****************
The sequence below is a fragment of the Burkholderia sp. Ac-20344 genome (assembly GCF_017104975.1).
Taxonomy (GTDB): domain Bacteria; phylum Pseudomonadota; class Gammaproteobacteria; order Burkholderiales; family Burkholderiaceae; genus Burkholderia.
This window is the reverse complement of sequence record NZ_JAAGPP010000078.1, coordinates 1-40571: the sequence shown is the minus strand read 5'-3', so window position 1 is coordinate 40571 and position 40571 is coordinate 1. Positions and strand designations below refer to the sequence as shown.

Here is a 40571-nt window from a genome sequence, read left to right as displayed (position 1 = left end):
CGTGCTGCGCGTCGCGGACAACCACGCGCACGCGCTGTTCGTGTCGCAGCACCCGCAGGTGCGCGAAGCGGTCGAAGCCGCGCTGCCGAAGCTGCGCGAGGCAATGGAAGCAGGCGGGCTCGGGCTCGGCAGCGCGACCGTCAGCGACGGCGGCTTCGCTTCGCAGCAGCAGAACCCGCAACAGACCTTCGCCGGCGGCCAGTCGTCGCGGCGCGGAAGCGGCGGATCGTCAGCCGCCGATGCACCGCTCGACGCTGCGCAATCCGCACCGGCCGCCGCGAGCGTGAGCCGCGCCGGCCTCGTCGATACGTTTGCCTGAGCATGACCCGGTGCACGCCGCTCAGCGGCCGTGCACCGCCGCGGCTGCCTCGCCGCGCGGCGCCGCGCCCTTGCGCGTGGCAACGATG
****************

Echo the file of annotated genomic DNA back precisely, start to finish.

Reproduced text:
The sequence below is a fragment of the Burkholderia sp. Ac-20344 genome (assembly GCF_017104975.1).
Taxonomy (GTDB): domain Bacteria; phylum Pseudomonadota; class Gammaproteobacteria; order Burkholderiales; family Burkholderiaceae; genus Burkholderia.
This window is the reverse complement of sequence record NZ_JAAGPP010000078.1, coordinates 1-40571: the sequence shown is the minus strand read 5'-3', so window position 1 is coordinate 40571 and position 40571 is coordinate 1. Positions and strand designations below refer to the sequence as shown.

Here is a 40571-nt window from a genome sequence, read left to right as displayed (position 1 = left end):
CGTGCTGCGCGTCGCGGACAACCACGCGCACGCGCTGTTCGTGTCGCAGCACCCGCAGGTGCGCGAAGCGGTCGAAGCCGCGCTGCCGAAGCTGCGCGAGGCAATGGAAGCAGGCGGGCTCGGGCTCGGCAGCGCGACCGTCAGCGACGGCGGCTTCGCTTCGCAGCAGCAGAACCCGCAACAGACCTTCGCCGGCGGCCAGTCGTCGCGGCGCGGAAGCGGCGGATCGTCAGCCGCCGATGCACCGCTCGACGCTGCGCAATCCGCACCGGCCGCCGCGAGCGTGAGCCGCGCCGGCCTCGTCGATACGTTTGCCTGAGCATGACCCGGTGCACGCCGCTCAGCGGCCGTGCACCGCCGCGGCTGCCTCGCCGCGCGGCGCCGCGCCCTTGCGCGTGGCAACGATG